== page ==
Chronic liver disease
|Consider primary monogenic causes based on lipid profile|
|Normal Triglycerides||Low Triglycerides|
|Chlyomicron retention disease |
(Confirm with gene sequencing)
|Screen the lipid profile of the patient's parents|
|Normal Parental Lipid Profile||If Parental Lipid profile <50% of Normal on:|
(Confirm with gene sequencing)
|Familial homozygous hypobetalipoproteinemia|
(Confirm with gene sequencing)
Initial approach to a patient with steatorrhea requires a general approach to rule out the congenital causes of diarrhea and then consider the rarer causes like abetalipoproteinemia. 
The table below summarizes the diseases that have similar presentation as abetalipoproteinemia:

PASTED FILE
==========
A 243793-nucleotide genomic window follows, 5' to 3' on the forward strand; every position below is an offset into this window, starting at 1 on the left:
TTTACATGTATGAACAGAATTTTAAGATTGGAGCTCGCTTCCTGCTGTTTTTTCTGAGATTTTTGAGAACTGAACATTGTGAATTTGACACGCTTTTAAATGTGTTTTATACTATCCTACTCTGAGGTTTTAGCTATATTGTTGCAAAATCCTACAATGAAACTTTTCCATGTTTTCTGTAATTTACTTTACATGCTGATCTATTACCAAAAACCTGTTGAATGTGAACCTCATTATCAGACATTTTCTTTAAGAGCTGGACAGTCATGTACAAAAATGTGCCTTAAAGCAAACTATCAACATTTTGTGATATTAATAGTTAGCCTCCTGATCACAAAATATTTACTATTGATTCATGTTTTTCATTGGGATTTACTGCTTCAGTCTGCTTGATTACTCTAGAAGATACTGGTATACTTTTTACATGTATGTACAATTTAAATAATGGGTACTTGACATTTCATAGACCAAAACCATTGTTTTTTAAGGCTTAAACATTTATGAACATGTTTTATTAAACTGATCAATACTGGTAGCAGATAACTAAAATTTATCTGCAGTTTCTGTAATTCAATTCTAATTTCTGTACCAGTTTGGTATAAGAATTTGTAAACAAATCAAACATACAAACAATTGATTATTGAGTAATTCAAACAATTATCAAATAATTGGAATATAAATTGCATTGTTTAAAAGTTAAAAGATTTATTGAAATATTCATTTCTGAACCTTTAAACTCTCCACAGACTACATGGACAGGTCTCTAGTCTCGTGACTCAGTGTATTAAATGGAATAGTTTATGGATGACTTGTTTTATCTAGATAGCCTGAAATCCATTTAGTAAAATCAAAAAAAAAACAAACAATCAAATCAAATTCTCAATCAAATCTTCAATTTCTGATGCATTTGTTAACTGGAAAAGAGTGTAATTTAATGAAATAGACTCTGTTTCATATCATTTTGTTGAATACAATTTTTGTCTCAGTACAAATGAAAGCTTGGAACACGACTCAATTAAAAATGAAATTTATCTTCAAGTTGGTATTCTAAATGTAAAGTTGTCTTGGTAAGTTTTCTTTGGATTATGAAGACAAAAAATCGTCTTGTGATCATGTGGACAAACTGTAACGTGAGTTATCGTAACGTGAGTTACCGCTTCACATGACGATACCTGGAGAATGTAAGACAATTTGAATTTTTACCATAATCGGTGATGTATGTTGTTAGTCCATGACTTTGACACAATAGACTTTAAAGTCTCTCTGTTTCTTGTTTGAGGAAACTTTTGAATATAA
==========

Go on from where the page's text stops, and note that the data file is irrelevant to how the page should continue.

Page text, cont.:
|Vitamin E deficiency
secondary to fat malabsorption
The main stay of medical therapy for abetalipoproteinemia is fat soluble vitamin supplementation, monitoring the progression of growth, and early identification and treatment of complications.
- High dose oral vitamin E supplementation therapy, 150-300mg/kg/day helps in preventing and reversal of neurological symptoms.
- Dosing and efficacy can be assessed by checking the Vitamin E levels in the adipose tissue needle aspiration biopsy. 
- Oral supplementation of Vitamin A 100–400 IU/kg/day; Vitamin D 800–1200 IU/day; Vitamin K 5–35 mg/week.
- Parental supplementation of fat soluble vitamins is not preferred due to the risk of hepatic steatosis.
- Diet modification is advised for control gastrointestinal symptoms, low fat diet consisting of less than 30 % of daily requirement with reduced long-chain fatty acids and oral essential fatty acids is recommended.
Surgical intervention is not recommended for the management of abetalipoproteinemia.